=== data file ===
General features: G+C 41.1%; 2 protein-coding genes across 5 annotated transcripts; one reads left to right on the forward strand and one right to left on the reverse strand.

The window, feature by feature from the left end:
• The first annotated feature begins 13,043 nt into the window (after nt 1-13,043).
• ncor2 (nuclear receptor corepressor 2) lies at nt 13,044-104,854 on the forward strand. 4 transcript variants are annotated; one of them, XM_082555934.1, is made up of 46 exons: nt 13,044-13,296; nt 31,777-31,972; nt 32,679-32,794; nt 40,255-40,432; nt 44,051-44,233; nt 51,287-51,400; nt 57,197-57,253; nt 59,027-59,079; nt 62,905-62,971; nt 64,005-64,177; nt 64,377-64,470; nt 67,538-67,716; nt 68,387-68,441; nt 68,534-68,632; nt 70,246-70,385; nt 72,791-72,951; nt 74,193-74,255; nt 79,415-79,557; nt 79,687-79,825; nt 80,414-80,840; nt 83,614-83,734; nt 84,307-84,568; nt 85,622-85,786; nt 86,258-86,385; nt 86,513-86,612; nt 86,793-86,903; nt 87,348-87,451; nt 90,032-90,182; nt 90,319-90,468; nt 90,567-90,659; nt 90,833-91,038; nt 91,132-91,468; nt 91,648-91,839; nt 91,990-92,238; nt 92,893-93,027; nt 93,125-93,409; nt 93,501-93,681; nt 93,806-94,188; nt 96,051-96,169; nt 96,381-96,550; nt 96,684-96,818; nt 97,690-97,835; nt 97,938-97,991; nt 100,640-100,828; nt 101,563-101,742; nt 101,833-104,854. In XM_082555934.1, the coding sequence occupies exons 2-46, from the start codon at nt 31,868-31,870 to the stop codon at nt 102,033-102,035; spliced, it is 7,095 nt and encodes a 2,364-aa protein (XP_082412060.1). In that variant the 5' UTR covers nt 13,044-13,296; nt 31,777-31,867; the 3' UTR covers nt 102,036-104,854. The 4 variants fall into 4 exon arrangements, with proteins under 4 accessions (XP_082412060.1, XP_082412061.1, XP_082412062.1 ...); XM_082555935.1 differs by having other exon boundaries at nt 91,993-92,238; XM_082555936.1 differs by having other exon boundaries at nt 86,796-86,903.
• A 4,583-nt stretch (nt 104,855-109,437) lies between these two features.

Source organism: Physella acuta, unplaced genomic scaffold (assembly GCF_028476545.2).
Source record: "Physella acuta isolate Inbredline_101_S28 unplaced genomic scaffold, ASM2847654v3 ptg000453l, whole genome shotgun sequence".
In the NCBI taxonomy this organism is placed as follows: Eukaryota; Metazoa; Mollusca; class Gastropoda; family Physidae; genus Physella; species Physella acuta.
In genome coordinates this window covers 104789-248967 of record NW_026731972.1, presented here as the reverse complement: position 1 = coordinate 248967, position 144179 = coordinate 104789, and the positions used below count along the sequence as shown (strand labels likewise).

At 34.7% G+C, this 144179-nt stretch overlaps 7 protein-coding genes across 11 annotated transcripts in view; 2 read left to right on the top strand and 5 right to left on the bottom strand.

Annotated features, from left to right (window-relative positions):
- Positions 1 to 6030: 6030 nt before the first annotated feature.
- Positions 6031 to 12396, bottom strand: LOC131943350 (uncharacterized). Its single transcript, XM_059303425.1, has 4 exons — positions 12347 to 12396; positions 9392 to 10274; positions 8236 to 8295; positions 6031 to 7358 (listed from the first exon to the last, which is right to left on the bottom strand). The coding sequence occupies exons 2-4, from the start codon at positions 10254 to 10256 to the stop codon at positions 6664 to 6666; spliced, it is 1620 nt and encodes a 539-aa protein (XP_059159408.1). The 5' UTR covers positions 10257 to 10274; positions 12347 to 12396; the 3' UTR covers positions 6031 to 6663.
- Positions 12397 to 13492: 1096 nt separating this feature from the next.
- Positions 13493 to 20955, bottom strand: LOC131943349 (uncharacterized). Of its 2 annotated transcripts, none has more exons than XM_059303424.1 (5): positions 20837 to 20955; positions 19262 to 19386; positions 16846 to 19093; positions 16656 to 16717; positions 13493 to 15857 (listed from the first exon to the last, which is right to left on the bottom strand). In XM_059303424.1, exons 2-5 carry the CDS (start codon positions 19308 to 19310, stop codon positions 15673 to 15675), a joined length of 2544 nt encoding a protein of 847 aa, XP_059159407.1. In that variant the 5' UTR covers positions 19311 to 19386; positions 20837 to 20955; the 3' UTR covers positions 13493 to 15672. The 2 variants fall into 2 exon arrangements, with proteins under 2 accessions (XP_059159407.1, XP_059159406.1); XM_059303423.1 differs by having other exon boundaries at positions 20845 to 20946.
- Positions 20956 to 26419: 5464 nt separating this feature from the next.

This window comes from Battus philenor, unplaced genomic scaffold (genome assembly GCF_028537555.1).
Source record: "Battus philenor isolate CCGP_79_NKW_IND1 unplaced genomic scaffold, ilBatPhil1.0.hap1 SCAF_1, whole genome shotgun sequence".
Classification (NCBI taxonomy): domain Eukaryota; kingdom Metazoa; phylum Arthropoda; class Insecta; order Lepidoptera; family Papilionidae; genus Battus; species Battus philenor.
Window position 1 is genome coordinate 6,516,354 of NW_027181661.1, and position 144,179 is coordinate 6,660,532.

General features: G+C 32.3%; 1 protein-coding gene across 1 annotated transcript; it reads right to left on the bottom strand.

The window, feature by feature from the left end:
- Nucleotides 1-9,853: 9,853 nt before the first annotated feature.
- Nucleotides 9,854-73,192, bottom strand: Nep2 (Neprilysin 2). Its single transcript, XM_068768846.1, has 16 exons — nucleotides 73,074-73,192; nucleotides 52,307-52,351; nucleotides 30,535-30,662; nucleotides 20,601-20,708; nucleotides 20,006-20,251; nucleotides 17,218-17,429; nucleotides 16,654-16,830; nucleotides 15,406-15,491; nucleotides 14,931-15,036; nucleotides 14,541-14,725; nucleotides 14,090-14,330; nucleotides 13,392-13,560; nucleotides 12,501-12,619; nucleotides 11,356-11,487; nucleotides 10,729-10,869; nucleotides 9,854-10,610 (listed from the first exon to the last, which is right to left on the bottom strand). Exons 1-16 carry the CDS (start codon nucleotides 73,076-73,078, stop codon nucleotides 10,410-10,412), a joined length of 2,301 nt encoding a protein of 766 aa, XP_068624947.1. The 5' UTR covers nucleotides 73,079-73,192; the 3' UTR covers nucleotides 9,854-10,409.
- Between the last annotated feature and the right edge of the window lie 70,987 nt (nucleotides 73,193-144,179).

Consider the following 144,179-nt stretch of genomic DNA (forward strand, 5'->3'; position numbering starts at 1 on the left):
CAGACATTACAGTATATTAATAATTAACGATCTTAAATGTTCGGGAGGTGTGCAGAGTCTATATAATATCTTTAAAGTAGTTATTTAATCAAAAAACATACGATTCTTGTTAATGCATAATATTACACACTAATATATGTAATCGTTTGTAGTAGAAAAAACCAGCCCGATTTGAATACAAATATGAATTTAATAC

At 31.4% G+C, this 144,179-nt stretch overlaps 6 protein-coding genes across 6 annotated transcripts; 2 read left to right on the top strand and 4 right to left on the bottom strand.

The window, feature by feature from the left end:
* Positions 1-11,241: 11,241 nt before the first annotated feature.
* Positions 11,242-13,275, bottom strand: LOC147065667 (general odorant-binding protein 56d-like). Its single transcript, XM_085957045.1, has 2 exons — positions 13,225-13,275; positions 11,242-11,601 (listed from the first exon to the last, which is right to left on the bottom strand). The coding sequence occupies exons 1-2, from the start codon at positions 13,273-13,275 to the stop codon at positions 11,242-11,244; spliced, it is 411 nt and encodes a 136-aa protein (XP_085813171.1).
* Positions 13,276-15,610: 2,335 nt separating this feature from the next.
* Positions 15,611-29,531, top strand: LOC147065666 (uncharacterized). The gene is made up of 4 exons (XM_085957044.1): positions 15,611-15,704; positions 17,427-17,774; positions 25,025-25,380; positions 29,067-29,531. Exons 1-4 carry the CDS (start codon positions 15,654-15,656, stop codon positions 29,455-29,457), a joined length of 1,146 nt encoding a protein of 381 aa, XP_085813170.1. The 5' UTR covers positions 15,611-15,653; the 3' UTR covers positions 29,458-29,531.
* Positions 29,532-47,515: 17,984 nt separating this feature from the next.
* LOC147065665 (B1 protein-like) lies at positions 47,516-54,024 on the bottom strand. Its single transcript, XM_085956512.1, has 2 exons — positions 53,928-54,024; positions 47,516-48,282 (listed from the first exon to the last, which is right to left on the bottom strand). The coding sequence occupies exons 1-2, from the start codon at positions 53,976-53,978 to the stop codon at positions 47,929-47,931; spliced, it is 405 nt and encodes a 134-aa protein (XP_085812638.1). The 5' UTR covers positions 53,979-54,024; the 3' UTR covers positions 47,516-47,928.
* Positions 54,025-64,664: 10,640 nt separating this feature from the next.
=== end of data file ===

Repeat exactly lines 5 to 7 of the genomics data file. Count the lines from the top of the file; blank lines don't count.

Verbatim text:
• A 4,583-nt stretch (nt 104,855-109,437) lies between these two features.

Source organism: Physella acuta, unplaced genomic scaffold (assembly GCF_028476545.2).
Source record: "Physella acuta isolate Inbredline_101_S28 unplaced genomic scaffold, ASM2847654v3 ptg000453l, whole genome shotgun sequence".